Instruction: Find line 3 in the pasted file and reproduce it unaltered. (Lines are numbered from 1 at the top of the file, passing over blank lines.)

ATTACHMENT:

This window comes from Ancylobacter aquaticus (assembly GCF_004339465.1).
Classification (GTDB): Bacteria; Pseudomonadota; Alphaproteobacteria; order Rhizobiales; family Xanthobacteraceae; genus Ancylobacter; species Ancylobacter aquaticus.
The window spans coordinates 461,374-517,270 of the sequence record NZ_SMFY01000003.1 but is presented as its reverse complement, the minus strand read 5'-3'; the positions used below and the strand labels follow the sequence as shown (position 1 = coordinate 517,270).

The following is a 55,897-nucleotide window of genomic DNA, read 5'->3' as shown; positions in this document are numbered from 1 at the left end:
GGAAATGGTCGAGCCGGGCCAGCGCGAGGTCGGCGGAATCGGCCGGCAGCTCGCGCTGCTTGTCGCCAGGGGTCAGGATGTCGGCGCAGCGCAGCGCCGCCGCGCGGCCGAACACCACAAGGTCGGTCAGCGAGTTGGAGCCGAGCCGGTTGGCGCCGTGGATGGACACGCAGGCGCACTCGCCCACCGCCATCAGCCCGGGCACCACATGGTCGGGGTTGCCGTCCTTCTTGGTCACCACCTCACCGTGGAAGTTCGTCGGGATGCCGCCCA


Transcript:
The window spans coordinates 461,374-517,270 of the sequence record NZ_SMFY01000003.1 but is presented as its reverse complement, the minus strand read 5'-3'; the positions used below and the strand labels follow the sequence as shown (position 1 = coordinate 517,270).